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12-23-2012, 08:41 PM   #1
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Huge Price Difference For Circular Polarizers

I'm looking at circular polarizers for my 600mm Sigma mirror lens, and and perplexed by the wide price differences. I know that any filter with an 86mm thread is going to cost a few bucks, but the range I am seeing is ridiculous.

At the bottom end of the scale is around $25, and I have seen some at around $500. Now I realize there will be some differences in glass quality, and some may have more coatings than others, but the ads at the various camera suppliers are less than informative.

And I really would have a hard time spending almost twice as much for a polarizer as In did on the lens.

12-23-2012, 08:56 PM   #2
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QuoteOriginally posted by Racer X 69 Quote
And I really would have a hard time spending almost twice as much for a polarizer as In did on the lens.
Then spend half as much! Price doesn't precisely equal quality in filters, but your chances that the $25 86mm CPLs are garbage is pretty high. Of course, the "bargain line" from some well-known makers (Hoya, I'm looking at you) are also garbage...

The Sigma cat 600 is a pretty sharp lens that needs lots of light to focus, so you'd be well served getting a good, slim, low-density (not too dark) polarizer to preserve the qualities of the lens behind it.

BTW, you should check whether your filter thread is "standard" 0.75mm pitch, or the larger 1.00mm pitch that lots of 86mm filters come in (not sure why this is, but my 6x6 Zeiss lens is 86mm/1mm pitch, yet I have 110mm filters that are 0.75). This slight wrinkle to 86mm filters in particular is another reason to get a known-brand filter or one that has plenty of information provided, so you don't end up with a filter you can't screw onto your lens!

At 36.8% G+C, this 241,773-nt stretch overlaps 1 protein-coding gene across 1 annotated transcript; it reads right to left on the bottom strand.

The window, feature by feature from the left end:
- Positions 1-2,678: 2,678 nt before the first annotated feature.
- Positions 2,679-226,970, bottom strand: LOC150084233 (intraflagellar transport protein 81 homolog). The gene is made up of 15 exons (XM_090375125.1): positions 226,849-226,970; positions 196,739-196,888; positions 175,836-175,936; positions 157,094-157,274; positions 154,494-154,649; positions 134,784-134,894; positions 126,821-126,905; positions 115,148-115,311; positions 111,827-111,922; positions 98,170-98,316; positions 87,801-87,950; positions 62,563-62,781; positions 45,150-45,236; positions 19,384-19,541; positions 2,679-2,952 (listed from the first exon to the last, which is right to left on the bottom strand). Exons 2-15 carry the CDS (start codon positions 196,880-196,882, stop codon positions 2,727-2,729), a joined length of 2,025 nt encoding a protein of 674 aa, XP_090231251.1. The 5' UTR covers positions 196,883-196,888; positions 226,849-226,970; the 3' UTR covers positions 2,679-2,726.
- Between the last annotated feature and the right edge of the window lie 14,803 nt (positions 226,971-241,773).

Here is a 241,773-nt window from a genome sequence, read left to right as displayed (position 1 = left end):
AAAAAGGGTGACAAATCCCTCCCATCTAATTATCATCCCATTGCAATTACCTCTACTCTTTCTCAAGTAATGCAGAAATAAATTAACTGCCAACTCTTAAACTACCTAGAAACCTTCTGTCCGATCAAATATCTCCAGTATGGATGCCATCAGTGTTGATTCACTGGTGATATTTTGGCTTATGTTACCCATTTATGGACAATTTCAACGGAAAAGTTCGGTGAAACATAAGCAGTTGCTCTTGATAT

12-23-2012, 08:56 PM   #3
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Doesn't that mirror take a small filter on the back end of the lens?
12-23-2012, 08:59 PM   #4
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You could almost certainly get by with a linear polarizer. AF is not an issue for your application. With less stuff inside, don't linear polarizers pass a little more light? That has to help at 600mm f8.

If you still have a plan to fix the filter carrier, a good brand can be resold. In that case buy the circular because people will want to make sure it works with their new lens.